For example, if it’s your first time using a VA loan and you put down a deposit below 5%, your VA funding fee would be 2.3% of the loan amount. So, if you purchase a $300,000 home and make a deposit of $15,000, your VA funding fee would be $6,555.
You can choose to include the fee in your loan and pay it monthly or pay it all at once at closing. Doing the latter means you pay more in interest over the life of the loan. Ultimately, the larger your down payment, the lower your VA funding fee.
Some people are exempt from the VA funding fee such as surviving spouses, those collecting benefits for service-connected disabilities, or Service Members who can receive compensation but aren’t because they’re on active duty. You can read more about the VA funding fee exemptions on the US Department of Veterans Affairs website.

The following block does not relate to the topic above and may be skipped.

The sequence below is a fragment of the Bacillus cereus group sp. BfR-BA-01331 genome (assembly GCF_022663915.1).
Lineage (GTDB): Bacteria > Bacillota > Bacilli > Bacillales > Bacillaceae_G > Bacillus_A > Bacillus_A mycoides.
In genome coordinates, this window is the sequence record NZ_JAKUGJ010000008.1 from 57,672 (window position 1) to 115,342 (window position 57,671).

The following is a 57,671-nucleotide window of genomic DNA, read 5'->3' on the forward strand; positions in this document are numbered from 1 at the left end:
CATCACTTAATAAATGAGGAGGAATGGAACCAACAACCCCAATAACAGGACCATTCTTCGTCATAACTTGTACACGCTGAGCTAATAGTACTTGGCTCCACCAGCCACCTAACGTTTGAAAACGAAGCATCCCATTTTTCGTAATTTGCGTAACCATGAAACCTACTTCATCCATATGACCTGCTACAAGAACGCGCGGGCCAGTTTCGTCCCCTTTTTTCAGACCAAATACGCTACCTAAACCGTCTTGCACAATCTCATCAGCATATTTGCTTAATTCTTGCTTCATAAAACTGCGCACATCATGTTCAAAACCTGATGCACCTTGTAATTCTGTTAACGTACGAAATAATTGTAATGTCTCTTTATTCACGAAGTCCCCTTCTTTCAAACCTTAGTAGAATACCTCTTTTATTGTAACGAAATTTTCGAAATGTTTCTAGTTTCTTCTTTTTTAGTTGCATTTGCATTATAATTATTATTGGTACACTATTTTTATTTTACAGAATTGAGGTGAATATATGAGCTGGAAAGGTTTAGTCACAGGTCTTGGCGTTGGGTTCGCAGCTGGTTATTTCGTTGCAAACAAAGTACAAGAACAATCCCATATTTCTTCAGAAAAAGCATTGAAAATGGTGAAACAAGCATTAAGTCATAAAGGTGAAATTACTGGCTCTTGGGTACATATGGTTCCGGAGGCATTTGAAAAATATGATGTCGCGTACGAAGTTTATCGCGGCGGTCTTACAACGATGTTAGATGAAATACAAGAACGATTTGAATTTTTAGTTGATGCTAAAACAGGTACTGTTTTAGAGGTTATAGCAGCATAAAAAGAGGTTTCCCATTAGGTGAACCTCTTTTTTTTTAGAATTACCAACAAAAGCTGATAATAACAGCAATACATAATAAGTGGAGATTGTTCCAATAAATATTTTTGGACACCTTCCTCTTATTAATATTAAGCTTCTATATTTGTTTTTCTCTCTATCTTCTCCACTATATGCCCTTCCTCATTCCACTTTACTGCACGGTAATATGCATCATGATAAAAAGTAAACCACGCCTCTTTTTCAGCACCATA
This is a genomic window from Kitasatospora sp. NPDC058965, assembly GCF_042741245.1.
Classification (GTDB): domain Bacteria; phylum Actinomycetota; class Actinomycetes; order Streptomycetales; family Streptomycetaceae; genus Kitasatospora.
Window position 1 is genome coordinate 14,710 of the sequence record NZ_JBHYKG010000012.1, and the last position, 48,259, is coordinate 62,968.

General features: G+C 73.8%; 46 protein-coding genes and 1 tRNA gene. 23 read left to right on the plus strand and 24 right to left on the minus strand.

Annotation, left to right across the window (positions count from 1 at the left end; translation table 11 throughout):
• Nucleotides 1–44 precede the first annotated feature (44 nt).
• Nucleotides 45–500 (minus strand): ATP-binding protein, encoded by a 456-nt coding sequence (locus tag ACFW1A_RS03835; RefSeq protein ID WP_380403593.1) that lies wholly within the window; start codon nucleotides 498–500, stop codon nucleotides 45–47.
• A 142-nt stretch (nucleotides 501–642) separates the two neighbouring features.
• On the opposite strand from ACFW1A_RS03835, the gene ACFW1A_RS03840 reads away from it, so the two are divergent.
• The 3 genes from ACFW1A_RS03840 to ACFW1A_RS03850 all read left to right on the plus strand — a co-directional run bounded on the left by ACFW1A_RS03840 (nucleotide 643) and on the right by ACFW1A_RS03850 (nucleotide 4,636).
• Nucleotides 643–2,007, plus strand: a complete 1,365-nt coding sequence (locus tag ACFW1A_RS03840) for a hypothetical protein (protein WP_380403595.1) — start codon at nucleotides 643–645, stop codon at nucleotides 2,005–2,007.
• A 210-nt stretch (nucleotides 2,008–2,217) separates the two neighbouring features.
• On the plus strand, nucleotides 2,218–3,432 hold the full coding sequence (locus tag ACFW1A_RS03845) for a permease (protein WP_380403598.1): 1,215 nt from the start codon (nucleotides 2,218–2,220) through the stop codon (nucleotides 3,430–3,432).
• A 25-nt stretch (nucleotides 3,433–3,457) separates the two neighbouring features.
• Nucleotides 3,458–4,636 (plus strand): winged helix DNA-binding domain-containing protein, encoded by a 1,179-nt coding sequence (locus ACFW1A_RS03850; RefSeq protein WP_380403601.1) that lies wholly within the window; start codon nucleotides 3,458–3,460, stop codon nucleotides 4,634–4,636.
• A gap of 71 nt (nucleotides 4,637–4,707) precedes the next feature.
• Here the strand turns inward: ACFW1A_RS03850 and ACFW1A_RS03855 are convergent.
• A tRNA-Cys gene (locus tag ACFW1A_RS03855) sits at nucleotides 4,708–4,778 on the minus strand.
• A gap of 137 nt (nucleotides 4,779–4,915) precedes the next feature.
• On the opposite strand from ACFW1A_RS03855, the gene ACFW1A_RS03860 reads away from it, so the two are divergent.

Loan origination fee
A loan origination fee is the cost lenders charge for processing your loan. This includes things like underwriting the loan and preparing documentation. The Department of Veterans Affairs has capped lender’s origination charges for VA loans at 1% of the loan amount.
There are certain closing costs lenders can’t charge, such as a lender’s fee for attorney services, prepayment penalties, mortgage broker commissions, and settlement charges.
However, as with conventional loans, you may have to pay for the following;
- Credit report
- Title insurance
- Homeowners and flood insurance
- Government recording
You can get a comprehensive list of all closing costs from the loan estimate form and closing disclosure provided by the lender before closing. To reduce your out-of-pocket costs, see if the seller is willing to contribute to or cover all closing costs. For example, they may be open to paying for the VA appraisal, state and local taxes, or recording fees.
There are also closing costs assistance programs in each state that can help with covering the cost of these fees.